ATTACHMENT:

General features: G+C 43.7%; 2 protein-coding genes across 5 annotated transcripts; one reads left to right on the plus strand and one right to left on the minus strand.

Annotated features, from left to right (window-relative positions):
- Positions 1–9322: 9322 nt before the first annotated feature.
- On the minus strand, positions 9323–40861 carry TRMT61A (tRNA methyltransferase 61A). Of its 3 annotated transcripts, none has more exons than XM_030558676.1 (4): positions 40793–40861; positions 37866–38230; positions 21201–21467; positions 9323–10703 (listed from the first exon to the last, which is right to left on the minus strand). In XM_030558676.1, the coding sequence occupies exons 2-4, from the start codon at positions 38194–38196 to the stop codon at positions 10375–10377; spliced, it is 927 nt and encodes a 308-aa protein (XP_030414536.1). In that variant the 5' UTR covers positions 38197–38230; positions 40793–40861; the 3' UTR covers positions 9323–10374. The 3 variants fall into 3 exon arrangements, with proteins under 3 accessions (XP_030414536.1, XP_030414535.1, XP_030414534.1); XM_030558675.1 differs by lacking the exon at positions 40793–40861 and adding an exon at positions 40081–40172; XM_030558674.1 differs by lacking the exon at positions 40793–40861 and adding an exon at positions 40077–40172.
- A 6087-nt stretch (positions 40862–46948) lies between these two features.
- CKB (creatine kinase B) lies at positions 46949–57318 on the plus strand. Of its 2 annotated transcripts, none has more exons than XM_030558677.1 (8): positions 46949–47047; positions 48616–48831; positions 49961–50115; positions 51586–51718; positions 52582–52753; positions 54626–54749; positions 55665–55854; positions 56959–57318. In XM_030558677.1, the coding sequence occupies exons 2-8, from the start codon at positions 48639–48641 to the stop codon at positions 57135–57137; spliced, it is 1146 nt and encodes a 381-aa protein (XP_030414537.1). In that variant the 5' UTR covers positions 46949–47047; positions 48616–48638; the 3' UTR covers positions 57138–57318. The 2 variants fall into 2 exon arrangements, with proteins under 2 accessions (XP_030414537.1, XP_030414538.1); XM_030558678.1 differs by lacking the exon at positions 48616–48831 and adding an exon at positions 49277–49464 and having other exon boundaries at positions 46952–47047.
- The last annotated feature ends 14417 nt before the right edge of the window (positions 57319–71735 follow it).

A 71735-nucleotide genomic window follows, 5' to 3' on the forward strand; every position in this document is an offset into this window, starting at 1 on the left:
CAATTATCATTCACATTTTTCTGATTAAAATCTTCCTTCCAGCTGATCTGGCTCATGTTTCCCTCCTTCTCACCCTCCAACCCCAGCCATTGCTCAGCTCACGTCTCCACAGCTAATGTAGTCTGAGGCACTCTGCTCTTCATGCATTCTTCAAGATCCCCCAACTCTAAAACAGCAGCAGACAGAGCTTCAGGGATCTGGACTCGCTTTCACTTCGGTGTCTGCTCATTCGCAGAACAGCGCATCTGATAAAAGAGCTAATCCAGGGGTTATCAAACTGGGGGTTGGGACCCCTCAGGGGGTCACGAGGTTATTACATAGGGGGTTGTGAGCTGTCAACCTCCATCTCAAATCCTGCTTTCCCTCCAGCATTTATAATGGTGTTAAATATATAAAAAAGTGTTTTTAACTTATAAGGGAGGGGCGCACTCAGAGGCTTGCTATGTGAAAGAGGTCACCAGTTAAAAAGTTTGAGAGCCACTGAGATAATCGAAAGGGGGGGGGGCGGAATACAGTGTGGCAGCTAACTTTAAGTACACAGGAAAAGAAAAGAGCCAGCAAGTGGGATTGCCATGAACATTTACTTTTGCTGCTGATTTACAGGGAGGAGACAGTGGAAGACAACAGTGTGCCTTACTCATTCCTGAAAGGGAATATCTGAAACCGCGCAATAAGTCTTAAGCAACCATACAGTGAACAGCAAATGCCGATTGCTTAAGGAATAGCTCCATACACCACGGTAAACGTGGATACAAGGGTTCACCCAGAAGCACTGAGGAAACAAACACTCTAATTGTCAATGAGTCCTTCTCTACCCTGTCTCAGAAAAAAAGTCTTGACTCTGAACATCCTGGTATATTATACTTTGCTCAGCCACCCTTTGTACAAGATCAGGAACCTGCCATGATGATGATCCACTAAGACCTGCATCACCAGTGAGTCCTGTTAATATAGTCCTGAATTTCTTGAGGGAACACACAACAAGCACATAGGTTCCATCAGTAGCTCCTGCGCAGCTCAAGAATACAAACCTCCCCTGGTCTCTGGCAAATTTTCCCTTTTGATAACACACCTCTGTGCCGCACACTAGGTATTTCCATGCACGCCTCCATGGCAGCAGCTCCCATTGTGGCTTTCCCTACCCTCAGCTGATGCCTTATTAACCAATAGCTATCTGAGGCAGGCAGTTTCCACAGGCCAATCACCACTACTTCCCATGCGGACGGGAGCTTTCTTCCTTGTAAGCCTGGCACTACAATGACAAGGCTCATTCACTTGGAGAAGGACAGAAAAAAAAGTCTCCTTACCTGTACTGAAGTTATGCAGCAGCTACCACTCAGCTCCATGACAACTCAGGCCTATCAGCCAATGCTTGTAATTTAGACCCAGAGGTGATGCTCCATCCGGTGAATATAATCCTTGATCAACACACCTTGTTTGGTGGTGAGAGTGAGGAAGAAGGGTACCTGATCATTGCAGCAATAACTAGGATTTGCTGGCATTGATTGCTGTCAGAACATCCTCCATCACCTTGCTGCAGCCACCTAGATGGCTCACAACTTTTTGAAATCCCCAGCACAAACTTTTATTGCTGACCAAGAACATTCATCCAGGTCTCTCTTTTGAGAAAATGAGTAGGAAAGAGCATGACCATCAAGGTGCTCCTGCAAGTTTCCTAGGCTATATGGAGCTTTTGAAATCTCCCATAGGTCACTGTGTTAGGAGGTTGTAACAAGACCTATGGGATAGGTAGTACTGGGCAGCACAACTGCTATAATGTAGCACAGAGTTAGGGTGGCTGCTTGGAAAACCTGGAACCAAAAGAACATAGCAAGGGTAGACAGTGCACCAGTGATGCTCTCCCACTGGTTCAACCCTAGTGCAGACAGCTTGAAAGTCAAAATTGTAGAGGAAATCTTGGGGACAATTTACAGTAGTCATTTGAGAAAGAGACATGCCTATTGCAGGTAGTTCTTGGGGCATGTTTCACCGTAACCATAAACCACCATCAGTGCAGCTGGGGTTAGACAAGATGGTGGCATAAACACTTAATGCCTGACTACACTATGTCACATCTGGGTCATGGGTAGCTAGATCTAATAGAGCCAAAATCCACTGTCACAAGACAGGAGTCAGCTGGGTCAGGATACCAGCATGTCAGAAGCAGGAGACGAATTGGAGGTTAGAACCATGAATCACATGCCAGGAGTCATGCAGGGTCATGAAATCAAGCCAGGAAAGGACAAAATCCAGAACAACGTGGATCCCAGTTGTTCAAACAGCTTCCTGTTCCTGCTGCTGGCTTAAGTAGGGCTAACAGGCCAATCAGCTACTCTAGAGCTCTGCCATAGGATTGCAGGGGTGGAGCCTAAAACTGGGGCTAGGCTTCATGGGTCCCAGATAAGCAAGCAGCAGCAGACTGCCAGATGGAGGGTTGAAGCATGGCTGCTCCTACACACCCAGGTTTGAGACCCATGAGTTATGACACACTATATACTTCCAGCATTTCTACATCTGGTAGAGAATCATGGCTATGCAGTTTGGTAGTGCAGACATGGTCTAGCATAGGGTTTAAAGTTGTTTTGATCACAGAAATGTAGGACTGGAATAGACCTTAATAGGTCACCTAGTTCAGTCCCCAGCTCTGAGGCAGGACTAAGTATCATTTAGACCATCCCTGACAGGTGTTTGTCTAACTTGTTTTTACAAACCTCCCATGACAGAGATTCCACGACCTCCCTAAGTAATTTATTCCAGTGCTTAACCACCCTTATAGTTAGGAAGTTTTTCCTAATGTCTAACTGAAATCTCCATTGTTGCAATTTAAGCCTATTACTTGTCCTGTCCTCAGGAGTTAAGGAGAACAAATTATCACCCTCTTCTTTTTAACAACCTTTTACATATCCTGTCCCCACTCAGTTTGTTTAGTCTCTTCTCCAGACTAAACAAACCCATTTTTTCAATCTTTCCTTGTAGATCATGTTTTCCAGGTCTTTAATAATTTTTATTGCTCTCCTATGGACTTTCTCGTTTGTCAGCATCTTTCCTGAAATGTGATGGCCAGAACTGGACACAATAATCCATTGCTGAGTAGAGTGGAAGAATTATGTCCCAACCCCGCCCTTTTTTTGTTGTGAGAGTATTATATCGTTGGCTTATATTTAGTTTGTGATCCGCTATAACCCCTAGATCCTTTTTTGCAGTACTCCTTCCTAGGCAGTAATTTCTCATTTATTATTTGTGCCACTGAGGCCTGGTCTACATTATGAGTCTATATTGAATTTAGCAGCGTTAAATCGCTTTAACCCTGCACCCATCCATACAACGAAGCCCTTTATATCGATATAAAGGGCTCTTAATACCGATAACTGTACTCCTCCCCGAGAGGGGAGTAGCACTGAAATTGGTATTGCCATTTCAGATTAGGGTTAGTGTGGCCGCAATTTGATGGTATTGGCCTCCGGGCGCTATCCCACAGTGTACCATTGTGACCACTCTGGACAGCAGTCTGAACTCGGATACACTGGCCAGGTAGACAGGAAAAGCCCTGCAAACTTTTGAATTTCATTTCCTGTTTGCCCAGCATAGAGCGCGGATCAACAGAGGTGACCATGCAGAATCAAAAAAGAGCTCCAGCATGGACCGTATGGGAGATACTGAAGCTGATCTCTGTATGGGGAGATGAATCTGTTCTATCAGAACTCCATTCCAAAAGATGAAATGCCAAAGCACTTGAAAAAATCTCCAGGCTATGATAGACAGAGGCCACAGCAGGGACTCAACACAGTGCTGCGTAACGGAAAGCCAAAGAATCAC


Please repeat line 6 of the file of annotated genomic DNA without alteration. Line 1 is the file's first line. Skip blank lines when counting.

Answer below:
- CKB (creatine kinase B) lies at positions 46949–57318 on the plus strand. Of its 2 annotated transcripts, none has more exons than XM_030558677.1 (8): positions 46949–47047; positions 48616–48831; positions 49961–50115; positions 51586–51718; positions 52582–52753; positions 54626–54749; positions 55665–55854; positions 56959–57318. In XM_030558677.1, the coding sequence occupies exons 2-8, from the start codon at positions 48639–48641 to the stop codon at positions 57135–57137; spliced, it is 1146 nt and encodes a 381-aa protein (XP_030414537.1). In that variant the 5' UTR covers positions 46949–47047; positions 48616–48638; the 3' UTR covers positions 57138–57318. The 2 variants fall into 2 exon arrangements, with proteins under 2 accessions (XP_030414537.1, XP_030414538.1); XM_030558678.1 differs by lacking the exon at positions 48616–48831 and adding an exon at positions 49277–49464 and having other exon boundaries at positions 46952–47047.